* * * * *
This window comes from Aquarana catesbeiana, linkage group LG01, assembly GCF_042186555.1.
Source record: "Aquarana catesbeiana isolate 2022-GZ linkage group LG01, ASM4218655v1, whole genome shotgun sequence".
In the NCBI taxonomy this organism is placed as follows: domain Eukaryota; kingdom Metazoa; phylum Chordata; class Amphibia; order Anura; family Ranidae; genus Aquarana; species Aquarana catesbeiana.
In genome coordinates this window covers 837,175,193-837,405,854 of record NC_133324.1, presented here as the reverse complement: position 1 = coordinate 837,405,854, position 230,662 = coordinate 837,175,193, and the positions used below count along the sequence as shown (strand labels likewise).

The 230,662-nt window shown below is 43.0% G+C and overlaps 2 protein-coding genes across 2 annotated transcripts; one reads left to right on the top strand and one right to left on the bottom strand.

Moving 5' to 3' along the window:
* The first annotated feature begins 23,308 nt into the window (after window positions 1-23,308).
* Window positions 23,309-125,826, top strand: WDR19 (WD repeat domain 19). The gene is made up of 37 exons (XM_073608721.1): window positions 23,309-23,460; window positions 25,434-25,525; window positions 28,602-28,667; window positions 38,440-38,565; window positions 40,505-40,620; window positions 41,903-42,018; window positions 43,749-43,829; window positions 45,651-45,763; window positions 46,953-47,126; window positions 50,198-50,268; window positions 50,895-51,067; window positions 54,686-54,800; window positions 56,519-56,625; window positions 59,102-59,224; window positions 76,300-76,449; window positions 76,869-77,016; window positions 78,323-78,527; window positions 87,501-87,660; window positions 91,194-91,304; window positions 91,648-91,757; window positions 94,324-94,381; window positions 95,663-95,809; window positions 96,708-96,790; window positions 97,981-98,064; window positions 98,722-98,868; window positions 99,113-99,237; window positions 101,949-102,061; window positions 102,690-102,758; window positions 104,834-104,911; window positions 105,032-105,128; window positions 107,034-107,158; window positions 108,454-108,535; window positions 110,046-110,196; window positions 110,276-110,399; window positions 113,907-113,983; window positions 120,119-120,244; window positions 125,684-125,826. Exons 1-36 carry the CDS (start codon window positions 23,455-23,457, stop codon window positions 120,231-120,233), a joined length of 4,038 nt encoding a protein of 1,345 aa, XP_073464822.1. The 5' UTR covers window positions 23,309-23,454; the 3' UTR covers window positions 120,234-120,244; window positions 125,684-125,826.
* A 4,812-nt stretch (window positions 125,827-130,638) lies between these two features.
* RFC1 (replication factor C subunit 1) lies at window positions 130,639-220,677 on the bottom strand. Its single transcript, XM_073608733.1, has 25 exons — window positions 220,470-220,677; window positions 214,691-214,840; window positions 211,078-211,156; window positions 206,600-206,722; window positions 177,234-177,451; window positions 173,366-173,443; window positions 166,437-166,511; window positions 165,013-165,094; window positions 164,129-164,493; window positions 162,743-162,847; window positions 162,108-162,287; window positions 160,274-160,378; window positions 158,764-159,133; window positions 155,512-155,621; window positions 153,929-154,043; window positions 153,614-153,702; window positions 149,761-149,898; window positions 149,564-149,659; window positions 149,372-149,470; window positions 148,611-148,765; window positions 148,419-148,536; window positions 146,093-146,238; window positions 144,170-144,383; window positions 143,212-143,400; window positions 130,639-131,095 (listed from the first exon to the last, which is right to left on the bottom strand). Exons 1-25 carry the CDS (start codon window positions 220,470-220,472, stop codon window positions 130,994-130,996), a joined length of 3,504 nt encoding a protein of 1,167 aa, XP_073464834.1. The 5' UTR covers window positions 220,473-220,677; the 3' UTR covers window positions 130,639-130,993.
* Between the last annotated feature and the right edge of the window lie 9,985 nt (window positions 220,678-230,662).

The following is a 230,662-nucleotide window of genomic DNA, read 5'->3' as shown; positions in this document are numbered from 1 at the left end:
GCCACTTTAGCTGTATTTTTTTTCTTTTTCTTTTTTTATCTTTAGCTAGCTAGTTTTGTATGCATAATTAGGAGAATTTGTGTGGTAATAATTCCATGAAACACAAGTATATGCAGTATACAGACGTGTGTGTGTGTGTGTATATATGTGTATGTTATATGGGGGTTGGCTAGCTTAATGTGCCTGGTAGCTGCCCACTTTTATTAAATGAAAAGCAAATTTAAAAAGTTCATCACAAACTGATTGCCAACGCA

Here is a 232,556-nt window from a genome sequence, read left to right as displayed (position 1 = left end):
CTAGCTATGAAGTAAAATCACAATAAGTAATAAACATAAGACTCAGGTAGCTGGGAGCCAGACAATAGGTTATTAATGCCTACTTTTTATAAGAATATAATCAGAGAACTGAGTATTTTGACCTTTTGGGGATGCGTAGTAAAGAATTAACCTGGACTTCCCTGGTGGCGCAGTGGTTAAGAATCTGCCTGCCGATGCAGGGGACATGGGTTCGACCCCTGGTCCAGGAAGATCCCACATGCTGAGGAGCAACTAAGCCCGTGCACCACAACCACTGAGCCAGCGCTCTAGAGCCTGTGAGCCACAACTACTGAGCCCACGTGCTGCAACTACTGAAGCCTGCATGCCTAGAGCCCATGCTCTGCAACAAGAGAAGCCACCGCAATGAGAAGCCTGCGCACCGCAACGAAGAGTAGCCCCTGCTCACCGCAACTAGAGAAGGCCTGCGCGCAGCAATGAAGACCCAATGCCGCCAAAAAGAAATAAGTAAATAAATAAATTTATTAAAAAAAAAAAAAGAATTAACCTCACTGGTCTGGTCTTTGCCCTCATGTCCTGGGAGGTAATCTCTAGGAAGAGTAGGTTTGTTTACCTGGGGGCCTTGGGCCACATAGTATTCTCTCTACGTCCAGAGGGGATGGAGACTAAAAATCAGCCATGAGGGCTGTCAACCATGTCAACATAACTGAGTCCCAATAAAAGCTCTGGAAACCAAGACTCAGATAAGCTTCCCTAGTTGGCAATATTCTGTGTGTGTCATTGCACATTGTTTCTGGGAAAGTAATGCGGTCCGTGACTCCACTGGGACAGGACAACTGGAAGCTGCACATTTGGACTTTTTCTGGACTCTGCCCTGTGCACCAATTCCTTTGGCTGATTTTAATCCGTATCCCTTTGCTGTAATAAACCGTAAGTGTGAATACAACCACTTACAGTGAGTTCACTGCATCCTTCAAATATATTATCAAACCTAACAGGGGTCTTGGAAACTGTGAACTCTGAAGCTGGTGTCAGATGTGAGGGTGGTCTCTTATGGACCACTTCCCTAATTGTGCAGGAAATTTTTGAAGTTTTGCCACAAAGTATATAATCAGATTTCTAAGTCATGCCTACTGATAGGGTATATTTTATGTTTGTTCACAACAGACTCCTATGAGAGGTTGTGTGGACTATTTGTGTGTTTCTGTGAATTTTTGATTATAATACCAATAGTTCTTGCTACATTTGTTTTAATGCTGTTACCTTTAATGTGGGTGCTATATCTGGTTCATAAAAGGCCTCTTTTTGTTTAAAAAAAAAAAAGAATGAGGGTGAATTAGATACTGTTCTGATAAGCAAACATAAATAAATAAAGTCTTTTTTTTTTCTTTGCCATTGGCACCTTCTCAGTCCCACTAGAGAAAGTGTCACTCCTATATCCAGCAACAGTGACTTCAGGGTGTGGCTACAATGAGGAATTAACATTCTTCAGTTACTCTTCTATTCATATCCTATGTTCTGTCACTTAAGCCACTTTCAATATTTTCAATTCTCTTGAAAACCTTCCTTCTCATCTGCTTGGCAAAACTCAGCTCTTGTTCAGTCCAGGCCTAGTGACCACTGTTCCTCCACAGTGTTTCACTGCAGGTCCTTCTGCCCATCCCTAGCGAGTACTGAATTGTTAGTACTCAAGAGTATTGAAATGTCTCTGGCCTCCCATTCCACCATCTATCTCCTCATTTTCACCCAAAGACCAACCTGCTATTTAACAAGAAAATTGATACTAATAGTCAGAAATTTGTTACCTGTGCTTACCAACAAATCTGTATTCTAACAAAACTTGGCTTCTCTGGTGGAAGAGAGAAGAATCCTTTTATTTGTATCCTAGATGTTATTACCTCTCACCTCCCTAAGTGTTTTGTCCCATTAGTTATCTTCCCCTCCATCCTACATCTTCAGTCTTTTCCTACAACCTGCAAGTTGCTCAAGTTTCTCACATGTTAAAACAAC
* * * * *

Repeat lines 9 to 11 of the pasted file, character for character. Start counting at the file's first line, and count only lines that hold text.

* A 4,812-nt stretch (window positions 125,827-130,638) lies between these two features.
* RFC1 (replication factor C subunit 1) lies at window positions 130,639-220,677 on the bottom strand. Its single transcript, XM_073608733.1, has 25 exons — window positions 220,470-220,677; window positions 214,691-214,840; window positions 211,078-211,156; window positions 206,600-206,722; window positions 177,234-177,451; window positions 173,366-173,443; window positions 166,437-166,511; window positions 165,013-165,094; window positions 164,129-164,493; window positions 162,743-162,847; window positions 162,108-162,287; window positions 160,274-160,378; window positions 158,764-159,133; window positions 155,512-155,621; window positions 153,929-154,043; window positions 153,614-153,702; window positions 149,761-149,898; window positions 149,564-149,659; window positions 149,372-149,470; window positions 148,611-148,765; window positions 148,419-148,536; window positions 146,093-146,238; window positions 144,170-144,383; window positions 143,212-143,400; window positions 130,639-131,095 (listed from the first exon to the last, which is right to left on the bottom strand). Exons 1-25 carry the CDS (start codon window positions 220,470-220,472, stop codon window positions 130,994-130,996), a joined length of 3,504 nt encoding a protein of 1,167 aa, XP_073464834.1. The 5' UTR covers window positions 220,473-220,677; the 3' UTR covers window positions 130,639-130,993.
* Between the last annotated feature and the right edge of the window lie 9,985 nt (window positions 220,678-230,662).